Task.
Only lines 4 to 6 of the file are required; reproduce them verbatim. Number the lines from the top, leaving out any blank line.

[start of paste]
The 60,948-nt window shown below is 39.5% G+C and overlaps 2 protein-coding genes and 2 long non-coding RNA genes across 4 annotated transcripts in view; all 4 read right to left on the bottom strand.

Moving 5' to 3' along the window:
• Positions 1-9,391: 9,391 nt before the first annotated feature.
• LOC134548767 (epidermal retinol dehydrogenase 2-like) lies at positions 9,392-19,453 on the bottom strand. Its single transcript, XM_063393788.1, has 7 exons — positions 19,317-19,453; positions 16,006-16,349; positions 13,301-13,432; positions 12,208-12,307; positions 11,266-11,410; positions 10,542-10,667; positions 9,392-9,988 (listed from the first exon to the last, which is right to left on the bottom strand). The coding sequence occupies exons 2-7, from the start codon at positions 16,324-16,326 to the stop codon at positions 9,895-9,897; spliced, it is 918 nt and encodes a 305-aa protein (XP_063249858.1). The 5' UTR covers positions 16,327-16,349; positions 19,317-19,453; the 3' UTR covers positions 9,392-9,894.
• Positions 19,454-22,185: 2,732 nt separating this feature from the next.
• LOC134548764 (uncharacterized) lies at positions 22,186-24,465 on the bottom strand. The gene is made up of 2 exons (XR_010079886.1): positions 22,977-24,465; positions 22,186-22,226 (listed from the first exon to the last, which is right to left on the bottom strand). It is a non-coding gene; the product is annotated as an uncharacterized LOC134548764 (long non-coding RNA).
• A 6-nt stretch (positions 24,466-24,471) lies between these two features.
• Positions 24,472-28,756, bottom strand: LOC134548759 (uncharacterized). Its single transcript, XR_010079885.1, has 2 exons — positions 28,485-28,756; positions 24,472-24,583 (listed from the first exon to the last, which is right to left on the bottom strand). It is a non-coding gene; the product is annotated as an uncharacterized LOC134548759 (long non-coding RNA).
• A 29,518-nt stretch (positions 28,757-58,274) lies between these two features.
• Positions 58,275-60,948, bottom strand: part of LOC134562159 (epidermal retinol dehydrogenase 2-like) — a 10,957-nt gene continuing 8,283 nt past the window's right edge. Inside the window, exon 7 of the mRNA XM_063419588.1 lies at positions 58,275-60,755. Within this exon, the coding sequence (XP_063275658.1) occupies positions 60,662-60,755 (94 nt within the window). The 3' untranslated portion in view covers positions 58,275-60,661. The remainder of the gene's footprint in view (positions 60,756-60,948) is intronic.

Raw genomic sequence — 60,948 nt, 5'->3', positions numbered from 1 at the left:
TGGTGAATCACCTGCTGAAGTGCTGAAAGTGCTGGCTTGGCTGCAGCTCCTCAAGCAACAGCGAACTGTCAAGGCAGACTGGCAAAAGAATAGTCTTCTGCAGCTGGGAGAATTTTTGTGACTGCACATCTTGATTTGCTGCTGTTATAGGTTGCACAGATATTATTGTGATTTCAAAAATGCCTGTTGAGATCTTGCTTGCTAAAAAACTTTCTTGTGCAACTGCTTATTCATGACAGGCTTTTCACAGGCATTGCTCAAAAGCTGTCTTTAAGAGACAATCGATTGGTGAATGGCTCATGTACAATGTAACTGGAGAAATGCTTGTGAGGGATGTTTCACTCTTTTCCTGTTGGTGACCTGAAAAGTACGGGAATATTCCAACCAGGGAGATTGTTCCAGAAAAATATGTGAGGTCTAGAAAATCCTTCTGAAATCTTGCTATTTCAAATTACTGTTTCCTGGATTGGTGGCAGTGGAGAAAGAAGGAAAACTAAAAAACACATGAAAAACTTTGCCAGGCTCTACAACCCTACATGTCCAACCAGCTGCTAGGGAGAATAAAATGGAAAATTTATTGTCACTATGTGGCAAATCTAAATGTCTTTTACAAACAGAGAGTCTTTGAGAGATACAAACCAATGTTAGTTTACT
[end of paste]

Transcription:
• LOC134548767 (epidermal retinol dehydrogenase 2-like) lies at positions 9,392-19,453 on the bottom strand. Its single transcript, XM_063393788.1, has 7 exons — positions 19,317-19,453; positions 16,006-16,349; positions 13,301-13,432; positions 12,208-12,307; positions 11,266-11,410; positions 10,542-10,667; positions 9,392-9,988 (listed from the first exon to the last, which is right to left on the bottom strand). The coding sequence occupies exons 2-7, from the start codon at positions 16,324-16,326 to the stop codon at positions 9,895-9,897; spliced, it is 918 nt and encodes a 305-aa protein (XP_063249858.1). The 5' UTR covers positions 16,327-16,349; positions 19,317-19,453; the 3' UTR covers positions 9,392-9,894.
• Positions 19,454-22,185: 2,732 nt separating this feature from the next.
• LOC134548764 (uncharacterized) lies at positions 22,186-24,465 on the bottom strand. The gene is made up of 2 exons (XR_010079886.1): positions 22,977-24,465; positions 22,186-22,226 (listed from the first exon to the last, which is right to left on the bottom strand). It is a non-coding gene; the product is annotated as an uncharacterized LOC134548764 (long non-coding RNA).